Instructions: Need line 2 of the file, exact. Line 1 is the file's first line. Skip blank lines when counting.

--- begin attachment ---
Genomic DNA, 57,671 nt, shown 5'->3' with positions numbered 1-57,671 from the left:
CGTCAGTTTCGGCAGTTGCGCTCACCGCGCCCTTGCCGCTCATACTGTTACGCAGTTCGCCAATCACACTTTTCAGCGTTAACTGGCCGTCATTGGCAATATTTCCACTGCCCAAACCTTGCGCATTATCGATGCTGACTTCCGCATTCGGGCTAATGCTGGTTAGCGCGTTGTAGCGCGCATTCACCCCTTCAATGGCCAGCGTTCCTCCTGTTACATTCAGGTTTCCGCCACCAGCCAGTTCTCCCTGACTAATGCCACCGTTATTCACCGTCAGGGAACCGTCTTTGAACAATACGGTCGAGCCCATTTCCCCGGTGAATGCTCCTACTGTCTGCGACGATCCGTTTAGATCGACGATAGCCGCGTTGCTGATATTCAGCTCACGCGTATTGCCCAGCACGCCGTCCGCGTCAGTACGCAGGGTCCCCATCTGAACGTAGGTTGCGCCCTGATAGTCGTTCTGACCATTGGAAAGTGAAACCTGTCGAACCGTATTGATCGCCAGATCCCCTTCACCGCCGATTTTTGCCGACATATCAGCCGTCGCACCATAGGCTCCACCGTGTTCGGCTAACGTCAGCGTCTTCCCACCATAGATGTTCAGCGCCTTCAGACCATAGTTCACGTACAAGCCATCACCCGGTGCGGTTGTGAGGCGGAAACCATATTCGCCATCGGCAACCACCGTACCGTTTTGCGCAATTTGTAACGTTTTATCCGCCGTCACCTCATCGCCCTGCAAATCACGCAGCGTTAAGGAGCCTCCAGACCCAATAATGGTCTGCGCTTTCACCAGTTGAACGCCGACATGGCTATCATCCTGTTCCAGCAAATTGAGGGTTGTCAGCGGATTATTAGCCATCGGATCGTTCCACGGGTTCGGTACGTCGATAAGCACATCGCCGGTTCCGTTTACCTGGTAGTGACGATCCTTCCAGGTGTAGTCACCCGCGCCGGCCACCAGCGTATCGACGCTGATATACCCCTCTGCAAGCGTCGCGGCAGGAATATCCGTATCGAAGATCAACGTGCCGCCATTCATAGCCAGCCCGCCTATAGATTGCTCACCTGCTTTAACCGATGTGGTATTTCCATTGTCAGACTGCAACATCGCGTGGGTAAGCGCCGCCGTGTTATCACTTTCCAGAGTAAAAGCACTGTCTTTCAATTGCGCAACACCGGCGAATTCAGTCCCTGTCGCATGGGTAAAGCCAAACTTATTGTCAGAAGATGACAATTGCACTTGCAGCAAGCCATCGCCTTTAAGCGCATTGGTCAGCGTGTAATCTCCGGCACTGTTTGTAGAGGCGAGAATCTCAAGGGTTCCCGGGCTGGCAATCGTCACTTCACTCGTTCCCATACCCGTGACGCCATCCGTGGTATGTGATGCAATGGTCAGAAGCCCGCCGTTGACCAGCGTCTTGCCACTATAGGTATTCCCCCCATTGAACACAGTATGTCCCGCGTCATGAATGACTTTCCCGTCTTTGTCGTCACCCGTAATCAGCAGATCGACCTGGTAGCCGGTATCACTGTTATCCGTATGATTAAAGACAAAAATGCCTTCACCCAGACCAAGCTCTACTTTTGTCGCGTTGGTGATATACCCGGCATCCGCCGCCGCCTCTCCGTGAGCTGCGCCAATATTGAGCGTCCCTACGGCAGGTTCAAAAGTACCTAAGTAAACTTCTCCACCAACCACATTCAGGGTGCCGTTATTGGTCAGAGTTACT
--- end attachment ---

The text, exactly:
CGTCAGTTTCGGCAGTTGCGCTCACCGCGCCCTTGCCGCTCATACTGTTACGCAGTTCGCCAATCACACTTTTCAGCGTTAACTGGCCGTCATTGGCAATATTTCCACTGCCCAAACCTTGCGCATTATCGATGCTGACTTCCGCATTCGGGCTAATGCTGGTTAGCGCGTTGTAGCGCGCATTCACCCCTTCAATGGCCAGCGTTCCTCCTGTTACATTCAGGTTTCCGCCACCAGCCAGTTCTCCCTGACTAATGCCACCGTTATTCACCGTCAGGGAACCGTCTTTGAACAATACGGTCGAGCCCATTTCCCCGGTGAATGCTCCTACTGTCTGCGACGATCCGTTTAGATCGACGATAGCCGCGTTGCTGATATTCAGCTCACGCGTATTGCCCAGCACGCCGTCCGCGTCAGTACGCAGGGTCCCCATCTGAACGTAGGTTGCGCCCTGATAGTCGTTCTGACCATTGGAAAGTGAAACCTGTCGAACCGTATTGATCGCCAGATCCCCTTCACCGCCGATTTTTGCCGACATATCAGCCGTCGCACCATAGGCTCCACCGTGTTCGGCTAACGTCAGCGTCTTCCCACCATAGATGTTCAGCGCCTTCAGACCATAGTTCACGTACAAGCCATCACCCGGTGCGGTTGTGAGGCGGAAACCATATTCGCCATCGGCAACCACCGTACCGTTTTGCGCAATTTGTAACGTTTTATCCGCCGTCACCTCATCGCCCTGCAAATCACGCAGCGTTAAGGAGCCTCCAGACCCAATAATGGTCTGCGCTTTCACCAGTTGAACGCCGACATGGCTATCATCCTGTTCCAGCAAATTGAGGGTTGTCAGCGGATTATTAGCCATCGGATCGTTCCACGGGTTCGGTACGTCGATAAGCACATCGCCGGTTCCGTTTACCTGGTAGTGACGATCCTTCCAGGTGTAGTCACCCGCGCCGGCCACCAGCGTATCGACGCTGATATACCCCTCTGCAAGCGTCGCGGCAGGAATATCCGTATCGAAGATCAACGTGCCGCCATTCATAGCCAGCCCGCCTATAGATTGCTCACCTGCTTTAACCGATGTGGTATTTCCATTGTCAGACTGCAACATCGCGTGGGTAAGCGCCGCCGTGTTATCACTTTCCAGAGTAAAAGCACTGTCTTTCAATTGCGCAACACCGGCGAATTCAGTCCCTGTCGCATGGGTAAAGCCAAACTTATTGTCAGAAGATGACAATTGCACTTGCAGCAAGCCATCGCCTTTAAGCGCATTGGTCAGCGTGTAATCTCCGGCACTGTTTGTAGAGGCGAGAATCTCAAGGGTTCCCGGGCTGGCAATCGTCACTTCACTCGTTCCCATACCCGTGACGCCATCCGTGGTATGTGATGCAATGGTCAGAAGCCCGCCGTTGACCAGCGTCTTGCCACTATAGGTATTCCCCCCATTGAACACAGTATGTCCCGCGTCATGAATGACTTTCCCGTCTTTGTCGTCACCCGTAATCAGCAGATCGACCTGGTAGCCGGTATCACTGTTATCCGTATGATTAAAGACAAAAATGCCTTCACCCAGACCAAGCTCTACTTTTGTCGCGTTGGTGATATACCCGGCATCCGCCGCCGCCTCTCCGTGAGCTGCGCCAATATTGAGCGTCCCTACGGCAGGTTCAAAAGTACCTAAGTAAACTTCTCCACCAACCACATTCAGGGTGCCGTTATTGGTCAGAGTTACT